I had spent the past few days preparing a Friendsgiving for 16 women, pleasurable hours imagining a fun, relaxed evening that would include boisterous conversation, a golden turkey, fluffy potatoes, citrusy cranberries, pumpkin tart and maybe even a little bit of dancing.
It was about two hours before everyone was set to arrive when this thought crossed my mind: “I must actually be getting to the point where I know what I’m doing. In fact, this really isn’t a very hard meal to pull off if you plan ahead.”
Famous last words.
Yesterday, I will have hosted Friendsgiving.
Har har; I love funny time tenses.
To explain, I’m writing this on a Tuesday, the meal will be Thursday, but my blog will post this Friday, which is when it gets to you.
This year, nearly 20 girls will be at the table, ladies whom I’ve had the great pleasure of meeting as part of our neighborhood group, the Gin & Juice Club. We get together about once a month, and it’s one of those gatherings that I always look forward to attending before arrival and feel happy about and comfortable with after getting home.
Women will tell you that is not always the case with girl get-togethers, which can start with dread but end up being good, or start with anticipation but go horribly wrong.
This is because women are very, very complicated.
It was a purchase that only occurred because I cleaned out the junk drawer.
No, not because I was rewarding myself for the spiffing — though, now that I think on it, that does merit some type of remuneration.
It was because I found the $50 Amazon gift card in the midst of the purge, a shiny little find that made me realize that the purchase was meant to be.
So I traipsed — oh yes, I did traipse — to the dining room and hopped — oh yes, I did hop — online. And there I spent the next 45 minutes reading reviews on doggie car seats, two of which I subsequently bought.
A woman walks into a T.J. Maxx holding a giant stuffed hamburger. She heads to a cashier and asks the teller if she can please have a refund. The cashier is polite enough not to laugh at said woman, but does stare at her for a second, absentmindedly rubbing the hamburger’s lettuce frill. Then, engaging the woman in small talk about the upcoming frost, she processes the return. The woman goes to the back of the store, picks up a sizable stuffed banana, hikes it under her arm, and heads back to the cashier line.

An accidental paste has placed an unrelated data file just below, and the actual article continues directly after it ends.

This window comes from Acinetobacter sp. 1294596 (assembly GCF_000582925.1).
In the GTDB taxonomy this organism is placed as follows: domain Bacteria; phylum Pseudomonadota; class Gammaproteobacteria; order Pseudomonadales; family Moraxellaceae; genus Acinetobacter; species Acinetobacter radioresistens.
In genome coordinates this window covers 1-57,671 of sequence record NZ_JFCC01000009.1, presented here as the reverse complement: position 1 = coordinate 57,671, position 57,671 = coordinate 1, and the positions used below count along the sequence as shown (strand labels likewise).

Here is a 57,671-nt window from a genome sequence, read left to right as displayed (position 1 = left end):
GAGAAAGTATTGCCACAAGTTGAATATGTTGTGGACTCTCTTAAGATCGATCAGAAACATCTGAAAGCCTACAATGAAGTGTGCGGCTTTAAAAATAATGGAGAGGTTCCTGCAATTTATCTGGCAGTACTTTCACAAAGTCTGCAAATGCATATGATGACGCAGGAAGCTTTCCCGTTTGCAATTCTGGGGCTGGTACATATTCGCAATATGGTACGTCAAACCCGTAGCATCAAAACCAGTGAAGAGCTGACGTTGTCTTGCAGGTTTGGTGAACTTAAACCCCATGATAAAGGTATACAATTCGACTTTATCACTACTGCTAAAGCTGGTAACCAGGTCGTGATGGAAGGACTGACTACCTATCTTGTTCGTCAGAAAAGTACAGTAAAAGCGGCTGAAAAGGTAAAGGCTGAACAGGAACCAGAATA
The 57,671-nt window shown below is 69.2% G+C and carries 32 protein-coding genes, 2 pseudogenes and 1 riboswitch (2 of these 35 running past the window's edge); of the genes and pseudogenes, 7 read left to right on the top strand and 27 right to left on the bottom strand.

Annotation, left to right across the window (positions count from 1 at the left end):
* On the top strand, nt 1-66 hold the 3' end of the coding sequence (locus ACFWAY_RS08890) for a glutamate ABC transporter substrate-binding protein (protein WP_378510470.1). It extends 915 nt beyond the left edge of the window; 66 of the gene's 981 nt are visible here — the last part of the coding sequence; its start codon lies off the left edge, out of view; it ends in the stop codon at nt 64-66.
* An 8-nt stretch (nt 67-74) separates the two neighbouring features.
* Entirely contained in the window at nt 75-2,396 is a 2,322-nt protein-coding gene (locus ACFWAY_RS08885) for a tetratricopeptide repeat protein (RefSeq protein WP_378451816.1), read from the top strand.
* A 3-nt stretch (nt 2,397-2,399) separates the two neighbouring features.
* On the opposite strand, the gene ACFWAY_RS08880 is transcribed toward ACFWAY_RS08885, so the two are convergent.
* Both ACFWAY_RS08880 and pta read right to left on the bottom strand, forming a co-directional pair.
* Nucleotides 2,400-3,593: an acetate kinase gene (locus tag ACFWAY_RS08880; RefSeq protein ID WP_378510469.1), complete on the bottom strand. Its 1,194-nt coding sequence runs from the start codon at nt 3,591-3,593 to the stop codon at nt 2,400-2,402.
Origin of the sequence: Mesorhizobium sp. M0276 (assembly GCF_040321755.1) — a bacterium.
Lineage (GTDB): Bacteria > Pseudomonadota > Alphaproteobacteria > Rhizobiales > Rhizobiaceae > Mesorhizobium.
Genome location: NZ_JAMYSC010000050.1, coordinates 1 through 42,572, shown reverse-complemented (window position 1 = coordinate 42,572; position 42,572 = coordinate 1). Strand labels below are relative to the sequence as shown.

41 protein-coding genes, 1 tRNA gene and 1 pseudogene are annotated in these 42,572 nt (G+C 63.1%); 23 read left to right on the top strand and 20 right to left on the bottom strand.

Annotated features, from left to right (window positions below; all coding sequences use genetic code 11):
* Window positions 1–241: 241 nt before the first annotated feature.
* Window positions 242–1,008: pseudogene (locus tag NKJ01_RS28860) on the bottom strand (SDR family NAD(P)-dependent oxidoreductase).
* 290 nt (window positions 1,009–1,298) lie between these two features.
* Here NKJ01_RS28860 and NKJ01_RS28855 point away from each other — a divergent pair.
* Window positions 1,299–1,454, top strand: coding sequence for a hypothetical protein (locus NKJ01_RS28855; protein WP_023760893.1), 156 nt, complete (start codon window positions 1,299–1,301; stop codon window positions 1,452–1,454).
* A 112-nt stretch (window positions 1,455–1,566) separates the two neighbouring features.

I was that woman last week.
“Autumn is a second spring where every leaf is a flower.” — Albert Camus
I am full-on fall this year, my friends, full freaking on. In fact, if it gets any fallier around here, my husband Frank* might faint.
In the six weeks since she’s been in college, Gabrielle Baker has:
- fallen down steps in her physics class, resulting in a foot injury that prevented her from driving home over Labor Day weekend.
- broken her iPad screen.
- fallen off her bike and badly scraped her knee.
- scratched her car while trying to parallel park.
- been in the E.R. with an anaphylactic reaction to tree nuts.
Life has not, in short, been kind to our little Gabrielle lately, and she’s had to learn a lesson that we all, eventually, must face: Adulting is hard.
In turn, her parents have also learned a hard lesson: Cleveland is far.
Last Friday, my best friend Kristin took me on a hip parade of Winnipeg’s newest and best places.
It started in the area of the city called the Exchange District, named for the Winnipeg Grain Exchange and other commodity exchanges that, from the 1880s to 1920s, helped catapult the city’s growth and turn it into a major Canadian center. After World War I, though, the area faltered and, because it was eventually named a National Historic Site, became frozen in time, with many of its 150 heritage buildings sitting empty.
From 2001 to 2004, I worked in the heart of the Exchange District and, almost once a week, I would make the trek to the Underground Café, where I would order the very best veggie burger on the planet. On my walk, I would stare at these empty buildings and feel both nostalgic for a time I had never known and deeply sad that nothing present-day seemed able to fill them.
I am headed to Winnipeg tomorrow morning and, oh boy, am I excited. It doesn’t seem to matter how long I have lived away, there is just nothing like going home.
I was brainstorming with a student this weekend about her college admissions essay, and found myself asking this doozy of a question: “What kind of person do you think you are?”
As polite as this kid is, she couldn’t help but squint and look at me as if I had two heads. I recoiled slightly and realized I sounded exactly like a stupid, stodgy adult. In fact, I could practically hear her response, which was (and rightly should have been): “Lady, if I knew that, I sure wouldn’t be spending my Sunday afternoon with you.”
But it got me thinking. What is it about self-introspection that makes it so tough? What is one’s character, exactly? And how can you ever really know if you actually know yourself?
I was standing in Gabrielle’s dorm room desperately folding t-shirts. It seemed, at the moment, that my life depended on this growing stack, so I pulled 100 percent cotton from a suitcase and I folded. T-shirts advocating coffee consumption. Ones promoting unicorns. Ones boasting Sherlock Holmes. Ones with stripes. Ones with watermelons.
All in a stack.
One after another.
I folded and, buddy, I folded.
If that stack were neat and pristine, then I would stay neat and pristine.